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5 COMMENTS

  1. I love my Khaki Campbells. They are easy to raise. I have a three year old hen who lays an egg almost every day as your article stated. We butcher the drakes, and they have a great taste.

  2. I have Khaki Campbells that are 3 weeks old. This week I noticed two or three ducks limping. It looks like a club foot. One foot is larger than the other with a knot at the joint. The knot is warm to the touch but is solid. The ducks are walking and eating fine but limping. I have a total of 22 and since yesterday all have the same problem. I have been keeping them in my duck barn on dry leaves. I feed them Flock Raiser and greens. I raise muscovy ducks and this is the same feed that they recieve until they are released into the yard/pasture/woods at 4 weeks. Do you have some suggestions? I was thinking of getting your suppliment. I have been unable to find any natural feed in my area.

    • This is a curious situation. I would think an injury (sprain or tendon issue) but you said all 22 (?) ducks have the same problem. Other issues would be gout or arthritis but mostly in older birds or an injury healed wrong.

      May I ask a few questions – sorry if some of this seems obvious:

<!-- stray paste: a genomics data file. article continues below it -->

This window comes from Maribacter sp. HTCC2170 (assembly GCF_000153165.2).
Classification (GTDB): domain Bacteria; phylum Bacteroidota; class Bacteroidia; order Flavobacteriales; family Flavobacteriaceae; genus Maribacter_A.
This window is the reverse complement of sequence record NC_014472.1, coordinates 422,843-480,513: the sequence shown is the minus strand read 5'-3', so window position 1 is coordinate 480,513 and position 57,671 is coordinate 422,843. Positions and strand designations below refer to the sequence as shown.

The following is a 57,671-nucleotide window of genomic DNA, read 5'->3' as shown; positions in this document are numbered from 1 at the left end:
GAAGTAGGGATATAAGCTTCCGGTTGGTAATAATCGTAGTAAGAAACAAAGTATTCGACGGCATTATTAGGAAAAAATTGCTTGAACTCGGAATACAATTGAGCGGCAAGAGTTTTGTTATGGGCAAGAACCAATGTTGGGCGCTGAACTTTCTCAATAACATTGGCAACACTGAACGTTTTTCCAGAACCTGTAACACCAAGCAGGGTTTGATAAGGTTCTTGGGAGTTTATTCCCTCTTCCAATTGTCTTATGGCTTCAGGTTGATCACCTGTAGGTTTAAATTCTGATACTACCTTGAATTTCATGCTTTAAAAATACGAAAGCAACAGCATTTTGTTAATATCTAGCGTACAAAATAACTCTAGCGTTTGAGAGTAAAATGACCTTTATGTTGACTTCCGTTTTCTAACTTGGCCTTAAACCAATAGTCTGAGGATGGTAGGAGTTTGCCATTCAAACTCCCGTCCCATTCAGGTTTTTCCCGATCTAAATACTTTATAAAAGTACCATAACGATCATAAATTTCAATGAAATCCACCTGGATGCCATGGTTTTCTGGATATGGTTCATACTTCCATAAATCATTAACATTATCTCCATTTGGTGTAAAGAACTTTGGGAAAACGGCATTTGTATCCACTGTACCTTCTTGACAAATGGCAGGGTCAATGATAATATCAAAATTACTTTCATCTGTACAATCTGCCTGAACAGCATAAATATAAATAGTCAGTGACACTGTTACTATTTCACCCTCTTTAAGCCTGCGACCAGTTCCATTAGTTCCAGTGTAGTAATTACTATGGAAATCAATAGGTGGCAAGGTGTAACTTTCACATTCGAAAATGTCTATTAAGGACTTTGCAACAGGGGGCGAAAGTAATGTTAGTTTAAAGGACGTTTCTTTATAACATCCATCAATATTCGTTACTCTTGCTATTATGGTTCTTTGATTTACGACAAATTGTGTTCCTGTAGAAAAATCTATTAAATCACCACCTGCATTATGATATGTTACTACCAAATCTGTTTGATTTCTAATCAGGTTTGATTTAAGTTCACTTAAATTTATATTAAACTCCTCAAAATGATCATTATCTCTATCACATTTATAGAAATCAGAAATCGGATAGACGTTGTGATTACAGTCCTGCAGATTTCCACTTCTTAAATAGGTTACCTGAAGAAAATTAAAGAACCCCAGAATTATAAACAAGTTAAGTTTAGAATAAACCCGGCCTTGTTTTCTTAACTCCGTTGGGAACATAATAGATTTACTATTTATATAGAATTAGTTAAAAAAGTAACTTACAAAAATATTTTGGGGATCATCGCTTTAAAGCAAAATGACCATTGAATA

1.) Have you had them since babies?
      2.) Have you turned them over and examined the pads of their feet?
      3.) The “joint” you mention — is that where you would imagine a duck’s ankle to be? Or is it higher up?

      That said, initial thoughts are that it’s a bacterial infection affecting all of them… the same stuff that causes bumble foot. I wonder if something was in the soil as I’m also not sure why it would affect all of them.

      If any had a puncture wound or a cut on their foot, this could allow bacteria to enter their bloodstream and spread to the joints causing the septic arthritis.

      Staph infections cause the ‘ankle’ or hock to swell and infected joint and leg are hot to touch.

      This is usually treated with antibiotic injections. Soluble antibiotics in the drinking water is of less use and not as effective.

      However, I would start them on some apple cider vinegar in their water right now. I’ll research some other natural solutions. If you want to send me a photo of the affected leg(s), you can at mizhennessy(at)backyardsandbarnyards.org

  3. This is all so helpful!! thank YOU!
    we are in process to learn more about duck before we get any.
    we are new to this.
    i was wondering do KC also eat bugs? pill bugs in particular.
    we have tons of it.
    also, how are they with garden beds, pls?
    we heard that ducks are better around the vegetables in beds then chicken. is that true?
    also, who is your supplier for KC and chickens, pls?

    thank YOU kindly,
    bubi

  4. Hey from North Carolina! How long to KC’s lay for? Are you butchering them when they are done laying? I’ve been reading up on this breed, and rarely have I read so much about owners considering them pets, naming them, etc. Yet I’ve also read they live about 10-15 years, so wondering how much of that is laying time and if most of these owners are keeping them well pasa the time they finish laying, just as pets? Enjoying the site – thanks!!